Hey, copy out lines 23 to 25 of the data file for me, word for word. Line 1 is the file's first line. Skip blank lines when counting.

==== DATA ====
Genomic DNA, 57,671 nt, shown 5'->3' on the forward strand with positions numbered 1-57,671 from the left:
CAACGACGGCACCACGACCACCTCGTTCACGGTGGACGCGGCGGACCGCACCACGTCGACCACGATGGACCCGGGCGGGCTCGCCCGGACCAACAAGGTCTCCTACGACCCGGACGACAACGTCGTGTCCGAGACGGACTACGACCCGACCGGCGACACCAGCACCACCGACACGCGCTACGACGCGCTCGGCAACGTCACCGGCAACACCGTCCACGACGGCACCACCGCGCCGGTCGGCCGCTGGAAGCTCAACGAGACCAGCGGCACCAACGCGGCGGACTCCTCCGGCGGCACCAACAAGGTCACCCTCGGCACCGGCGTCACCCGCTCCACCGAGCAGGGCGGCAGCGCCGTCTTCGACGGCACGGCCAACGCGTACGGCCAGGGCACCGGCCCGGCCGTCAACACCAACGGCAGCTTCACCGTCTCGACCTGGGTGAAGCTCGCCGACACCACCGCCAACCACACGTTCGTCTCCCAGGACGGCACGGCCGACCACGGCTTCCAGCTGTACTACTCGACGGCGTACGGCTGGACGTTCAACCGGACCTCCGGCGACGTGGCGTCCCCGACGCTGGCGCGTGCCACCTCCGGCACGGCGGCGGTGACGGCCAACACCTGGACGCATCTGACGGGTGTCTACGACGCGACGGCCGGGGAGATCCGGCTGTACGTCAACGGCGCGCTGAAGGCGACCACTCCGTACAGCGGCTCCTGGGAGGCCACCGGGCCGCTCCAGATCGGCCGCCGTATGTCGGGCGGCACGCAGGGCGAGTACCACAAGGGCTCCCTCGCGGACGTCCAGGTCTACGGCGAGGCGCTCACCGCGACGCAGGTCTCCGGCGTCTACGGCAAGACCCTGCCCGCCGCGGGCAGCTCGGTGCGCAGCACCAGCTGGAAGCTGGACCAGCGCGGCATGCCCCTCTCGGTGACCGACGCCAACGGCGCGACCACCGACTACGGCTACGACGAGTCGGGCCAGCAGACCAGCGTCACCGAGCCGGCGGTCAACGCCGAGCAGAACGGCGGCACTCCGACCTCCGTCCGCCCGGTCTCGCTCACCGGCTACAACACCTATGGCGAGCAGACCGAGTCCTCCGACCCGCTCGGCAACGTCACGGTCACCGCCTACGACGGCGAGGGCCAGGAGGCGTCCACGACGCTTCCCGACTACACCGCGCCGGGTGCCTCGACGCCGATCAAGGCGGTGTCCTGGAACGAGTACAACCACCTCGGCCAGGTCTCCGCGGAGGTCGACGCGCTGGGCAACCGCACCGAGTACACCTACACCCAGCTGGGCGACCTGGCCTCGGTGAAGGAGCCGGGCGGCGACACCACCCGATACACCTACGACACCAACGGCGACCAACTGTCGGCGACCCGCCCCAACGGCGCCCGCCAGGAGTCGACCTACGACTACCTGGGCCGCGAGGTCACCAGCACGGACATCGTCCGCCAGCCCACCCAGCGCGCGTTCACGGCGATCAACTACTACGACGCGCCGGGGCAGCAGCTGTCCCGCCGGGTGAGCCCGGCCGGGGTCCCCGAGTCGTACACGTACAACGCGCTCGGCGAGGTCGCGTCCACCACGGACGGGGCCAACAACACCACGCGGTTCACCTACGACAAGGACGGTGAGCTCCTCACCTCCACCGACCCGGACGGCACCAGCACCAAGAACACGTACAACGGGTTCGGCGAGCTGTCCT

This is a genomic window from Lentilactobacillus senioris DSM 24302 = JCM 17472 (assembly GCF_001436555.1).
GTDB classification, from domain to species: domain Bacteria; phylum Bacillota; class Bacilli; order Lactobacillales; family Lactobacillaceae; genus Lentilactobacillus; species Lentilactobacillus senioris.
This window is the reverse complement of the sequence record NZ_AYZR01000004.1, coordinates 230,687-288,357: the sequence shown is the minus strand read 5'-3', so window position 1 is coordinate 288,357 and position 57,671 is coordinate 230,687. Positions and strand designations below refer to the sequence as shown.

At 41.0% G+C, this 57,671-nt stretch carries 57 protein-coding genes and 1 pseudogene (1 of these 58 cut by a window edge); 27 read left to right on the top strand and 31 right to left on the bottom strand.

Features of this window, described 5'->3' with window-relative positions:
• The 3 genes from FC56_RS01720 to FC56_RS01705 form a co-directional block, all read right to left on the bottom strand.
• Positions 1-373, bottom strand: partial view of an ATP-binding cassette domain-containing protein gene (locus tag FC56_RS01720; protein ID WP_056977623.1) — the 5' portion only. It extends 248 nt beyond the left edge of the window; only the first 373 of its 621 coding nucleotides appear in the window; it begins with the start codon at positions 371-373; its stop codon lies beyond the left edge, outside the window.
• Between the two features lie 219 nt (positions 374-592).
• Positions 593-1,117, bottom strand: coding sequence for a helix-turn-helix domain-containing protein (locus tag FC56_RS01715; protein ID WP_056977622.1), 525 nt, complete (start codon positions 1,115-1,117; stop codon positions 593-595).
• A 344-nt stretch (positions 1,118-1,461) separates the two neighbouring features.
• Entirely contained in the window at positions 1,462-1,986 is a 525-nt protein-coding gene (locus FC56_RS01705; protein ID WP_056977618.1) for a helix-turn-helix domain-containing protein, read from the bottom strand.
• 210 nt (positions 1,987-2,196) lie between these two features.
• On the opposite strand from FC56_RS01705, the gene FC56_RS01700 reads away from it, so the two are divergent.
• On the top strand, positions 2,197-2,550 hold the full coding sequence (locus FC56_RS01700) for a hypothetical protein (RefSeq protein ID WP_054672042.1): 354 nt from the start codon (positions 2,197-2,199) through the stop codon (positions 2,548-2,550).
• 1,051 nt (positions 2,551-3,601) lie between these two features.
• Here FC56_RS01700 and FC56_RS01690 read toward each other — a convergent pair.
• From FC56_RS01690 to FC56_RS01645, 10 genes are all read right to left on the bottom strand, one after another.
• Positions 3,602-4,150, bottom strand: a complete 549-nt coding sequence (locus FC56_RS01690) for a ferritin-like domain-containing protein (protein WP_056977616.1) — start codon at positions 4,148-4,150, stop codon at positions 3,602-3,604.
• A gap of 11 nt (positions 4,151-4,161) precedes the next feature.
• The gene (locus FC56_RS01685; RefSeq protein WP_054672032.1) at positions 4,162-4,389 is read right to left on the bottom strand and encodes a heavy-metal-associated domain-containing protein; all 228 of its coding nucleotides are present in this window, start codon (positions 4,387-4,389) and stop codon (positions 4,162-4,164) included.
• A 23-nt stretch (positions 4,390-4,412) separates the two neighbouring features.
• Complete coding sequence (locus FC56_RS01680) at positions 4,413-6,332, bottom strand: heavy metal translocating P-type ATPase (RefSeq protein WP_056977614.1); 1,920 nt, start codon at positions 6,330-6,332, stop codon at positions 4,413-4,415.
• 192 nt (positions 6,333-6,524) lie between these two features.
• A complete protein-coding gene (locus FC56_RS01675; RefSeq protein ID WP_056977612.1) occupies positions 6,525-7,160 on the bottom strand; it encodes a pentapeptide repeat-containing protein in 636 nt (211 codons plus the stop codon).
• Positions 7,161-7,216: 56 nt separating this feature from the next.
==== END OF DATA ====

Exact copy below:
• A 23-nt stretch (positions 4,390-4,412) separates the two neighbouring features.
• Complete coding sequence (locus FC56_RS01680) at positions 4,413-6,332, bottom strand: heavy metal translocating P-type ATPase (RefSeq protein WP_056977614.1); 1,920 nt, start codon at positions 6,330-6,332, stop codon at positions 4,413-4,415.
• 192 nt (positions 6,333-6,524) lie between these two features.